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Sirolimus Ointment for Facial Angiofibromas in Individuals with Tuberous Sclerosis Complex.

Amin, S; Lux, A; Khan, A; O'Callaghan, F; (2017) Sirolimus Ointment for Facial Angiofibromas in Individuals with Tuberous Sclerosis Complex. Int Sch Res Notices , 2017 , Article 8404378. 10.1155/2017/8404378. Green open access

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Abstract

BACKGROUND: Facial angiofibromas affect most patients with tuberous sclerosis complex. They tend to progress, can cause recurrent bleeding and facial disfigurement, and have significant psychological effects. We reviewed the effectiveness and safety of topical sirolimus ointment 0.1%. We also assessed the effect of treatment on quality of life. METHODS: We report our experience in using sirolimus ointment in 14 patients with TSC (9 children and 5 adults). The impact of sirolimus ointment was monitored with digital photography, dermatological review using a validated Facial Angiofibroma Severity Index (FASI), and quality of life assessments using the questionnaires PedsQL for children and SF36 for adults. RESULTS: The FASI scores were improved in 12/14 cases after six months' treatment, and improvement was more likely in children (median FASI scores of improvement after treatment were 3 points for children and 1 for adults). Proxy-reported PedsQL scores for the total psychosocial domain improved significantly in the children in the cohort with treatment. CONCLUSIONS: Sirolimus ointment 0.1% administered once a day was effective in treating facial angiofibromas. It appears to be safe and well tolerated and to have a positive impact on patients' quality of life. It appeared to be most beneficial when started in childhood.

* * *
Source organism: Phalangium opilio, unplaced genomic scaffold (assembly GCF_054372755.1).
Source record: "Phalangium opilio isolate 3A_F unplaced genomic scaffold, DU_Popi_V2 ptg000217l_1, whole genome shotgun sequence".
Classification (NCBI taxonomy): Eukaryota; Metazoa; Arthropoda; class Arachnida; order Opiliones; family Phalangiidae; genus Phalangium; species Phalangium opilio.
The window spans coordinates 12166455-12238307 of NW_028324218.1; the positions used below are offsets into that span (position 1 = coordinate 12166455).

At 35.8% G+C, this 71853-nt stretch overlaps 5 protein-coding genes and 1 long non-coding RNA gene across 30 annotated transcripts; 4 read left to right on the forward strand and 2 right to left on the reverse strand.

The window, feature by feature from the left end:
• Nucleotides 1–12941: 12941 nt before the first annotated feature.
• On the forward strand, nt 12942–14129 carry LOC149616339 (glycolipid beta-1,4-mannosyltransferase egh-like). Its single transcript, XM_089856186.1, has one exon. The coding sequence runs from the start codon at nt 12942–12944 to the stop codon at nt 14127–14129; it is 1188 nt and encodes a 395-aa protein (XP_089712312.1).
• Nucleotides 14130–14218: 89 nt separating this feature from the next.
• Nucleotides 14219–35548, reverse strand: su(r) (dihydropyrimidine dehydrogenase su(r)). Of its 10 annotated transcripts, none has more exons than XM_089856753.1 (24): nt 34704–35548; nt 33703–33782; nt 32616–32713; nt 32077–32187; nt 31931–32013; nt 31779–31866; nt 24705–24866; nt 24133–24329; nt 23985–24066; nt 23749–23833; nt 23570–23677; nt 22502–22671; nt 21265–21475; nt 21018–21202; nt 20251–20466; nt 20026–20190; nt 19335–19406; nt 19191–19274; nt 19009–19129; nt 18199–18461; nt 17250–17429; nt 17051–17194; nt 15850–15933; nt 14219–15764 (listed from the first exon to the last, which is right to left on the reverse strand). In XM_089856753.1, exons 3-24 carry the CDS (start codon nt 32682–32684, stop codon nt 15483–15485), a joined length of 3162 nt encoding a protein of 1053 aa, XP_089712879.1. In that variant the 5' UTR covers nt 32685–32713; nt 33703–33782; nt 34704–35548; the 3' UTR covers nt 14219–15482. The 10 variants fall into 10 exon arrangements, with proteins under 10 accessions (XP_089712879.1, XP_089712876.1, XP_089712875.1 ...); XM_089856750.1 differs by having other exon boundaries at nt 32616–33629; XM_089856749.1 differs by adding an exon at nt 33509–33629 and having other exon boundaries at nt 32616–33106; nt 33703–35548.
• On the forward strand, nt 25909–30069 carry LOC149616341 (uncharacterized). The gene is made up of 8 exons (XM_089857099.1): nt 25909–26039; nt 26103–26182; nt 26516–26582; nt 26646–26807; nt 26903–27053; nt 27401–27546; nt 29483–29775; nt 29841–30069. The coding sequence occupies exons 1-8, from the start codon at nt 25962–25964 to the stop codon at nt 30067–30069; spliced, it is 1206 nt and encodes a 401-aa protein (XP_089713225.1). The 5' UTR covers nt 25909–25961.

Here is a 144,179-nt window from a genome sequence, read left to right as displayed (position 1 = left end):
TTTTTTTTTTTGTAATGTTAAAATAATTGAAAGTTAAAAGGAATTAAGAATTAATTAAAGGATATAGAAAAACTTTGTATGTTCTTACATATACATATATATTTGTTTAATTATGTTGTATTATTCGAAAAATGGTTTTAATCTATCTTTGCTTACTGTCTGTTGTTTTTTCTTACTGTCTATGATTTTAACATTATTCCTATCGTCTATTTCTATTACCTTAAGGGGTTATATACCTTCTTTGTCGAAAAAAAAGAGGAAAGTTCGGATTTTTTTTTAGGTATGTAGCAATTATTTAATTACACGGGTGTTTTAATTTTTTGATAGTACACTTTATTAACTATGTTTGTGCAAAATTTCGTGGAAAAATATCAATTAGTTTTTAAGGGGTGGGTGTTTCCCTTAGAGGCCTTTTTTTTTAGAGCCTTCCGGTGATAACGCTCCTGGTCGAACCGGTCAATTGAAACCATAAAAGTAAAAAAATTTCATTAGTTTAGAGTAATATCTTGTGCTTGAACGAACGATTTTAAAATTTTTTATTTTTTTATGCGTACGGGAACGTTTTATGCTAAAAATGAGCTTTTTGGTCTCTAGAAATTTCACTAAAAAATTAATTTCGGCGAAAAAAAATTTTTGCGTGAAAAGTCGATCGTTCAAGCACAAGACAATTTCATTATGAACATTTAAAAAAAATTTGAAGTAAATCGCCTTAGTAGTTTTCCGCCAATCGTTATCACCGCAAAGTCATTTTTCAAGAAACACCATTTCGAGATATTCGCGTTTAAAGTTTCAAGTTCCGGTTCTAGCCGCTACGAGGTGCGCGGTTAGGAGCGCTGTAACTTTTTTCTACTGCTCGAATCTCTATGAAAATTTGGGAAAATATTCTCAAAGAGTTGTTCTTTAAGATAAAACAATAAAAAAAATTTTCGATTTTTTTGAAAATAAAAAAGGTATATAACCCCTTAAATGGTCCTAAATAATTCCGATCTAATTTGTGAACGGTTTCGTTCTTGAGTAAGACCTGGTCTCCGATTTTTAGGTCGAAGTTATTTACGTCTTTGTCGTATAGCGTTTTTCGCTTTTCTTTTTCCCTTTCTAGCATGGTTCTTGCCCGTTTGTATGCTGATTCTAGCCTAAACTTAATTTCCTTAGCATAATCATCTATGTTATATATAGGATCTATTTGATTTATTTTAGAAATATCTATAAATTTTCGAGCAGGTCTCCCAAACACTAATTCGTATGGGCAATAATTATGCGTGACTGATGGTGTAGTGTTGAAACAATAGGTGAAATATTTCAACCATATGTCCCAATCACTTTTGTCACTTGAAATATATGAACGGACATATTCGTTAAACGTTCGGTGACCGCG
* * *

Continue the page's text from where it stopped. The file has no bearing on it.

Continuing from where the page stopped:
Type: Article
Title: Sirolimus Ointment for Facial Angiofibromas in Individuals with Tuberous Sclerosis Complex.
Location: United States
Open access status: An open access version is available from UCL Discovery
DOI: 10.1155/2017/8404378
Publisher version: https://doi.org/10.1155/2017/8404378
Language: English
Additional information: Copyright © 2017 S. Amin et al. This is an open access article distributed under the Creative Commons Attribution License, which permits unrestricted use, distribution, and reproduction in any medium, provided the original work is properly cited.
UCL classification: UCL > School of Life and Medical Sciences
UCL > School of Life and Medical Sciences > Faculty of Population Health Sciences > Institute of Child Health
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URI: http://discovery.ucl.ac.uk/id/eprint/10041278
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